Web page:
Case study

PhD fees an advantage for Vanuatu student

For Jeffery Garae, a major attraction of studying abroad in New Zealand is that international PhD students pay the same fees as local students.

“I was looking at doing a Masters here and when I read about the PhD fees I thought, ‘Whoa – that’s an even better advantage,’” says Jeffery, who is from Vanuatu.

“No-one says no to studying in New Zealand. It’s a nice place, and the people are very friendly.”

Jeffery was the first student to study a Master of Cyber Security at the University of Waikato, and is now studying for a PhD.

Jeffery has had a paid internship with an Auckland tech company, and believes studying in New Zealand will be an advantage when he starts job-hunting.

“Even big companies like Google look at New Zealand when they are recruiting computer science graduates. We have good chances after studying in Waikato because we contribute to research in our field and have good industry connections.”

Jeffery Garae, 
Vanuatu

PhD in Computer Science, specialising in cyber security, University of Waikato

Case study

Making a difference in the world

Studying biotechnology in New Zealand is a way for Kenyan student Anish Shah to make a positive difference to society.

“I love working with plants and microbes and learning about the cool techniques used to study various aspects of plant physiology and molecular biology,” he says.

“In the future I would like to be involved in a leading research group, working with high-yielding GM plants which will eventually help solve world hunger.”

He believes biotechnology is an excellent subject to study. “Biotechnology is a very employable, fast-growing and lucrative scientific field.”

Anish decided to study at the University of Canterbury because it was “a different, faraway place that I didn’t know much about”.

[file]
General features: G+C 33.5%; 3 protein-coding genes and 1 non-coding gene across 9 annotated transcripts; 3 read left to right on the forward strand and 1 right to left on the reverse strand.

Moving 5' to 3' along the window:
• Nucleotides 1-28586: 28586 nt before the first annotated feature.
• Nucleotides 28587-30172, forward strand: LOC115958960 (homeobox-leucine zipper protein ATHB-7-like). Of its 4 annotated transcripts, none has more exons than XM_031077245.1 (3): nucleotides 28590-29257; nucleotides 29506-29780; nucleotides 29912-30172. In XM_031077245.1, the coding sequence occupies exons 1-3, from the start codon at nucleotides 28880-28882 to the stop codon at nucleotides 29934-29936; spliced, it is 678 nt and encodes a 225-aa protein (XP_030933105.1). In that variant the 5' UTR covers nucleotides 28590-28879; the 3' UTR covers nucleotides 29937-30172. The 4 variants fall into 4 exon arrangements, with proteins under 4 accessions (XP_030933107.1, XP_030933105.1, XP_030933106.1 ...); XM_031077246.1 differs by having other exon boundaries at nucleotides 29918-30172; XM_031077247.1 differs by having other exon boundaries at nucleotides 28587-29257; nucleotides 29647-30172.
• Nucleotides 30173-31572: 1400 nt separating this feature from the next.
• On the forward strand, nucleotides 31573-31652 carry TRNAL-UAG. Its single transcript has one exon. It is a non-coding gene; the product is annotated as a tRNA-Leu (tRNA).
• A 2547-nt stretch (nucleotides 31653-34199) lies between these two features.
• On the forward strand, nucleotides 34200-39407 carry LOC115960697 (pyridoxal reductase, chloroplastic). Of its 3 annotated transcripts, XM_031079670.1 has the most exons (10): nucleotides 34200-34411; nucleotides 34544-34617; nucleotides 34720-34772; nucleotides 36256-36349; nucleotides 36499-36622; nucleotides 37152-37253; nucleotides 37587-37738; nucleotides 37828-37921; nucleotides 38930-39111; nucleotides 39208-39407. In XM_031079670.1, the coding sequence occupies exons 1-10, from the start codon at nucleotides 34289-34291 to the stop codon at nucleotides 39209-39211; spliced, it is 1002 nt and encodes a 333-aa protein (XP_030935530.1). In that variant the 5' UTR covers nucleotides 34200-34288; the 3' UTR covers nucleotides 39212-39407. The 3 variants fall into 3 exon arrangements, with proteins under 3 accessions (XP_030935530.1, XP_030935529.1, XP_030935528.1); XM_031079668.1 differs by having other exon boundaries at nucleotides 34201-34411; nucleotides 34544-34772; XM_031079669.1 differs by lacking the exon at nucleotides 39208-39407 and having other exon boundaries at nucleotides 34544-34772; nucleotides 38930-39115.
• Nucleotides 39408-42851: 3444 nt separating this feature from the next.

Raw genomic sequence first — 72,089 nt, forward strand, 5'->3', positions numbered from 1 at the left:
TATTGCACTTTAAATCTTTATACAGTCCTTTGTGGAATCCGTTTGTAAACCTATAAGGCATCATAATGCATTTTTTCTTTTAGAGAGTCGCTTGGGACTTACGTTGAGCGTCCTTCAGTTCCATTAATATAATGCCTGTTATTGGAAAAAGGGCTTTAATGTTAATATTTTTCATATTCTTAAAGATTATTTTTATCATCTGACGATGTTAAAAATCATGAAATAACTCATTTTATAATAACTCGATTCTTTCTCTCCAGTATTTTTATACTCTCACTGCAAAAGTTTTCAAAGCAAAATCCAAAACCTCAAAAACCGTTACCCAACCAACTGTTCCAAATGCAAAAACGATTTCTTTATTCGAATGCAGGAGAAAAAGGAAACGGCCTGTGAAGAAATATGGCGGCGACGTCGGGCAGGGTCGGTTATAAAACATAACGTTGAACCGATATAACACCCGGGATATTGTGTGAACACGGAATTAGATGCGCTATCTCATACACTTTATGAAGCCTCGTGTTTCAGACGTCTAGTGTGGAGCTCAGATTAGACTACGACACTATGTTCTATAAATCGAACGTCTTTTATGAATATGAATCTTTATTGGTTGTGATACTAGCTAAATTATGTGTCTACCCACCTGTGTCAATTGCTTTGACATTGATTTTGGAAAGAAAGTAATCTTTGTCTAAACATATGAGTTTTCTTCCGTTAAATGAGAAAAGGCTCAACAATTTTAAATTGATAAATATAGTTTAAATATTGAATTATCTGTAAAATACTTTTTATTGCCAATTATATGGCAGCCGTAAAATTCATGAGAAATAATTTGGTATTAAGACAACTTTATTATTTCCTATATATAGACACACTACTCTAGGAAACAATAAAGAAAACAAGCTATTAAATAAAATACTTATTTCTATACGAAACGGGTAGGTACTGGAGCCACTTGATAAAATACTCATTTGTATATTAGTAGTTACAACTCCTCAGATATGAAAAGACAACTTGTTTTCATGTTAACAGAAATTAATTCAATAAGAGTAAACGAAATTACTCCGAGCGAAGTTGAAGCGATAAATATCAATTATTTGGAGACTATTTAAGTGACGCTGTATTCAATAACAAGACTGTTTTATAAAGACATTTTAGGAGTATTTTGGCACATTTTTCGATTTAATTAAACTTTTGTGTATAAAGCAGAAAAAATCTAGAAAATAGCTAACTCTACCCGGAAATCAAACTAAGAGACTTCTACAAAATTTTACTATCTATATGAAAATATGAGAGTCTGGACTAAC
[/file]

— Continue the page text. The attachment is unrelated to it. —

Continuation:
He was also attracted to the research being carried out at the university.

Anish enjoys the multinational campus and the friendly, supportive lecturers. He urges other international students to open up and talk to others during their time studying abroad in New Zealand.

“The importance of personal relations cannot be stressed enough,” he says. “You can make contacts at university that will definitely come in handy when you’re looking for jobs.”

Anish Shah, 
Kenya

Postgraduate Diploma in Science in Biotechnology

Study pathway

The New Zealand technology curriculum is taught in many subjects, including design and visual communication, digital technologies, electronics, food technology, engineering and biotechnology.

Jobs involving technology include:

  • Software developers write, test, develop and maintain complex computer software programmes.
    Software developer
  • Electronics engineers and technicians design, develop and oversee production of electronic equipment and systems.
    Electronics engineer
  • Food technologists create innovative new food and drink products, and develop more efficient ways to manufacture them.
    Food technologist
  • Quantity surveyors figure out how much a building project will cost and then help ensure it is completed on time and on budget.
    Quantity surveyor
  • Web developers develop, improve and maintain websites and integrate them with software and databases.
    Web developer